Ramblings: Should the Predators trade Shea Weber?

Does the Predators' defensive depth make Shea Weber expendable? Bob DeChiara/USA TODAY Sports

In a little more than a month, the NHL world will descend on Nashville, Tennessee, for the annual All-Star weekend.

It will be a time when the trade market will start coming into focus with the Feb. 29 trade deadline more clearly visible on the horizon.

When it comes to the Predators, the question is: Can this team win a Stanley Cup as it is currently constituted? Could it even reach a conference finals?

If Mike Fisher comes back healthy and productive, if depth forwards Colin Wilson, Craig Smith and Cody Hodgson contribute more than they have thus far, and if Filip Forsberg rediscovers the star turn we saw early last season, the answer: maybe.

And "maybe" shouldn’t cut it for this franchise. Not with Pekka Rinne still in his prime as an elite netminder -- in spite of a statistically up-and-down season -- and as good a defense as there is top to bottom.

And there’s the rub: If the Predators are going to step forward and reward faithful fans with their first-ever deep playoff run, it feels more and more like it would take a bold, out-of-the-box move. Specifically, does general manager David Poile have to consider swallowing hard and trading captain Shea Weber?

A fanciful notion? Perhaps, but consider this: The Predators are in a unique situation with their most valuable asset. Because of the offer sheet Weber signed in 2012 with the Philadelphia Flyers, which the team subsequently matched, Weber does not have trade protection. Poile can do with Weber as he sees fit. Extend him, trade him or invite him to dinner. It is a singular dynamic in an NHL where no-trade and no-move clauses are handed out like candy on Halloween.

And what kind of bidding war might ensue for Weber’s services, given that he is under contract at a manageable $7.857 million annual cap hit for the next four seasons? Think of emerging teams that are desperate for defensive help and the kinds of young offensive stars the Predators might receive in return. What about Ryan Nugent-Hopkins and Jordan Eberle for Weber? Or Leon Draisaitl instead of Eberle? Would you make either of those deals if you were Oilers GM Peter Chiarelli? Would Poile make that move given how difficult it has been for the team to develop its own scoring stars and how weak it is down the middle?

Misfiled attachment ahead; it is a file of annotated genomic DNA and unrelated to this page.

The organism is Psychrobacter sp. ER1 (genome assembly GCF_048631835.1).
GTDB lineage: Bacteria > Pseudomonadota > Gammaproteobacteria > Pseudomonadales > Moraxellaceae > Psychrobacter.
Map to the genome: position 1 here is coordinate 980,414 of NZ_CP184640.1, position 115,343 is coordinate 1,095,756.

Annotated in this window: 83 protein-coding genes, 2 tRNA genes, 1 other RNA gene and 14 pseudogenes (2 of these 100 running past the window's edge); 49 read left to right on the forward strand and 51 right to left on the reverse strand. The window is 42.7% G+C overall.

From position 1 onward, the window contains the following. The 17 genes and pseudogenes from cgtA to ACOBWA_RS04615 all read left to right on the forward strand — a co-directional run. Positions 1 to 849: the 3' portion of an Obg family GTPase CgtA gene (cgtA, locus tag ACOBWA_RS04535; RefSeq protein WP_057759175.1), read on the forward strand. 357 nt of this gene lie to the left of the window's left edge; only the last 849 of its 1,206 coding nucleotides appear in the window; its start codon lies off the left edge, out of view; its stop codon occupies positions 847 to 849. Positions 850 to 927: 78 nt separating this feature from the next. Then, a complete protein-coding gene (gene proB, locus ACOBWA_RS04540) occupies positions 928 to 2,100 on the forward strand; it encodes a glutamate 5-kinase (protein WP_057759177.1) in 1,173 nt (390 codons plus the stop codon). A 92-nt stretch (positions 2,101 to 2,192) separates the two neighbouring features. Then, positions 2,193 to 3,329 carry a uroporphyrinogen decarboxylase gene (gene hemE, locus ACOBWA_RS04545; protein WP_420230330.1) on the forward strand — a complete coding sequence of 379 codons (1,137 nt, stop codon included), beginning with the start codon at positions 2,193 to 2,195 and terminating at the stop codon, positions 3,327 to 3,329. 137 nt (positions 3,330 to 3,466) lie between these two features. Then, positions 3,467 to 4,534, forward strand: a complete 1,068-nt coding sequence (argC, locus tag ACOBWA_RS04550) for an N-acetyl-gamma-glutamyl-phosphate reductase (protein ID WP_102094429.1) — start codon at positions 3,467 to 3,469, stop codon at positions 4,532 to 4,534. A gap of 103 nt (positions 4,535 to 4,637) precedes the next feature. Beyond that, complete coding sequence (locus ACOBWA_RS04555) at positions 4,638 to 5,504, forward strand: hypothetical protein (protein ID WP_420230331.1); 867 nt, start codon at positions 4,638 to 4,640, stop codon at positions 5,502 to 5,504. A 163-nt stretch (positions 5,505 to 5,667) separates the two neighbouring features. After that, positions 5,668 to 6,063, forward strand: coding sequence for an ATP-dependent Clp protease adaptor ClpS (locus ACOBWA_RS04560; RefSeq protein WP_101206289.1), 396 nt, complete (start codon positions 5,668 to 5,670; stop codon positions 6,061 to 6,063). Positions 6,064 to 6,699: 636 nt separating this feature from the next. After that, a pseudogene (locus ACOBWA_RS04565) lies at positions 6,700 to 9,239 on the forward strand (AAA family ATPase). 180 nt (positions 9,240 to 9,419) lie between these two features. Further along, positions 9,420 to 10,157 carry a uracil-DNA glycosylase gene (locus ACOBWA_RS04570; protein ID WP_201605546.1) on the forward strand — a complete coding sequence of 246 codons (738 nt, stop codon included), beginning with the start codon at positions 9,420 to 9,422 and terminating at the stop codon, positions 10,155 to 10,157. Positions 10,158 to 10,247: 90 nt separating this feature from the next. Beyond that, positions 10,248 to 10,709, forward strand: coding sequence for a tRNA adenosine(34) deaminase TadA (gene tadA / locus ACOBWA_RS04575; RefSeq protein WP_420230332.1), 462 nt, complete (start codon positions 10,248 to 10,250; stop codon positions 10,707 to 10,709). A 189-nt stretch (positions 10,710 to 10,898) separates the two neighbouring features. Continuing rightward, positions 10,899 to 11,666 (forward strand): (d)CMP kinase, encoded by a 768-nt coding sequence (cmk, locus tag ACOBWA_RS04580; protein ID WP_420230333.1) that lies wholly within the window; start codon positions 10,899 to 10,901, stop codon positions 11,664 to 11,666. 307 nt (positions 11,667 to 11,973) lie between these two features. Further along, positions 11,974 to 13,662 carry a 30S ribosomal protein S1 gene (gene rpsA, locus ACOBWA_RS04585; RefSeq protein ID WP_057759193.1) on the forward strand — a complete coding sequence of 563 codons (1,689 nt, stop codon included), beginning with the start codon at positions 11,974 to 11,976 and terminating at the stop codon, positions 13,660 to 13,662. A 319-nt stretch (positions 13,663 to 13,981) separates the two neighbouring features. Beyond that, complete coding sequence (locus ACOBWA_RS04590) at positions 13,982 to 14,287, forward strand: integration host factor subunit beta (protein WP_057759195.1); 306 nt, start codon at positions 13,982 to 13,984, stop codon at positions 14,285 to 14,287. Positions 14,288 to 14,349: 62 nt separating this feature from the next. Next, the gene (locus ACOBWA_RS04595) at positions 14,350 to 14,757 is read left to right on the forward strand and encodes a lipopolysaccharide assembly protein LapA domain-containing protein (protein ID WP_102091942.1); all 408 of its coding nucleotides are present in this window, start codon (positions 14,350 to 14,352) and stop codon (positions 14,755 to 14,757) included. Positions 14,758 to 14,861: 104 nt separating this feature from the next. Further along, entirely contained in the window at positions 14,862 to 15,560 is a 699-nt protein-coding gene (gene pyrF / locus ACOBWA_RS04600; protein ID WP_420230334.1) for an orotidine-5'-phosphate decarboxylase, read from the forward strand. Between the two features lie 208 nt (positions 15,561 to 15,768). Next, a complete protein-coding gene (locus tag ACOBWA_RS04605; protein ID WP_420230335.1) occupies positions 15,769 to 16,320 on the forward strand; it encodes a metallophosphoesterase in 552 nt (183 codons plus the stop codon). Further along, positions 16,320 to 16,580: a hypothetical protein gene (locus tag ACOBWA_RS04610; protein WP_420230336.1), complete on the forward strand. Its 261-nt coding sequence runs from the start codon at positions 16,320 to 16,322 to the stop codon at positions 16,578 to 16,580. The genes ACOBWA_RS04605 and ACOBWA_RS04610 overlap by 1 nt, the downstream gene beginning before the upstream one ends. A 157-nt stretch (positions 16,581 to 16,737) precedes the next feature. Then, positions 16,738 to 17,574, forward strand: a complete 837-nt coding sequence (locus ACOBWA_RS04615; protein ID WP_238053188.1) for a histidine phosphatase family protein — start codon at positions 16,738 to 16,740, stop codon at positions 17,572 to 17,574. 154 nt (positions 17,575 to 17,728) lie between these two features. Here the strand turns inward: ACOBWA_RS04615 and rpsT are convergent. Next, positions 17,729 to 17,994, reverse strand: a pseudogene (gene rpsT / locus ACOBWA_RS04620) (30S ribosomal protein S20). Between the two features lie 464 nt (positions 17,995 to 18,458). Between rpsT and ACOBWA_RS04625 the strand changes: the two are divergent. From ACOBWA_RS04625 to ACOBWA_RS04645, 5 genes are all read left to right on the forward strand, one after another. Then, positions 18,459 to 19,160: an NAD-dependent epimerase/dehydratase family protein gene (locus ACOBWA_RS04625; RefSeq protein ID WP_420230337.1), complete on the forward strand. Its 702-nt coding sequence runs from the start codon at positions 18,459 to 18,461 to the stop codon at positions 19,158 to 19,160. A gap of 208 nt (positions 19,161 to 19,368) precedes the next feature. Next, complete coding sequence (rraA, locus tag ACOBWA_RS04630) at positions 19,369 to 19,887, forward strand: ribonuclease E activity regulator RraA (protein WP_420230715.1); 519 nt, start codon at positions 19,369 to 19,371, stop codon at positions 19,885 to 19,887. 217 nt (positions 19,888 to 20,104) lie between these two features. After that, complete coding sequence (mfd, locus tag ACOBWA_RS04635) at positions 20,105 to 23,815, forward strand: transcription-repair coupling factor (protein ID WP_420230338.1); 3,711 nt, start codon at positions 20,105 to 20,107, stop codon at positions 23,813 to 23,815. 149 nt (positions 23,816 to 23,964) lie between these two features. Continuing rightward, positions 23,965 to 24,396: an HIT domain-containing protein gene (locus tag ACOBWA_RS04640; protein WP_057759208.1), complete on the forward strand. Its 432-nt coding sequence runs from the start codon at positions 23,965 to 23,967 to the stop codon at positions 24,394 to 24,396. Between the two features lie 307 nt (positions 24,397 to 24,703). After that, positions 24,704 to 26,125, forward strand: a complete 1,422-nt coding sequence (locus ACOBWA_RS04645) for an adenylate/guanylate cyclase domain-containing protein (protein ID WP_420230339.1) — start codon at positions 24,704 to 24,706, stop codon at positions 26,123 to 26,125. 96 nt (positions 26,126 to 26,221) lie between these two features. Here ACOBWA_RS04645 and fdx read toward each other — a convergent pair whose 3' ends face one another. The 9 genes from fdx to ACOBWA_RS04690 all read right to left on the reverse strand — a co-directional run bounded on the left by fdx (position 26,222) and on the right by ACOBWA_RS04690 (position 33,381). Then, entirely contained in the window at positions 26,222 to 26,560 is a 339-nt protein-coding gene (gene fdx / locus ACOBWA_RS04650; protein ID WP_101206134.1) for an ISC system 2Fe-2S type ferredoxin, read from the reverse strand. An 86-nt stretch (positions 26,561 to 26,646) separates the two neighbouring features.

Weber is the face of this franchise and a unique defensive asset. No question. But equally undeniable is that Roman Josi is a Norris Trophy-caliber defender. And Seth Jones is a rising star with limited potential to grow on the Preds’ current defensive depth chart as he heads toward restricted free agency at the end of the season. Big Mattias Ekholm is an underrated talent who could blossom if the defensive lineup was altered.

What about the Columbus Blue Jackets' issues with young star center Ryan Johansen, who was a recent healthy scratch? What about Pittsburgh, where the Penguins are woefully thin on the back end and have high-end talent up front that isn’t producing? Would Evgeni Malkin ever consider a move to the Music City? Since we’re thinking outside the box, what about Sidney Crosby?

In short, the Predators are one of those rare teams that could trade a player such as Weber and actually get exponentially better if the right parts come back.

Maybe Poile would never in a million years trade his franchise defenseman. But we know Poile is smart and not afraid of a big move, and it does appear that’s what it will take to get this team to the ultimate goal.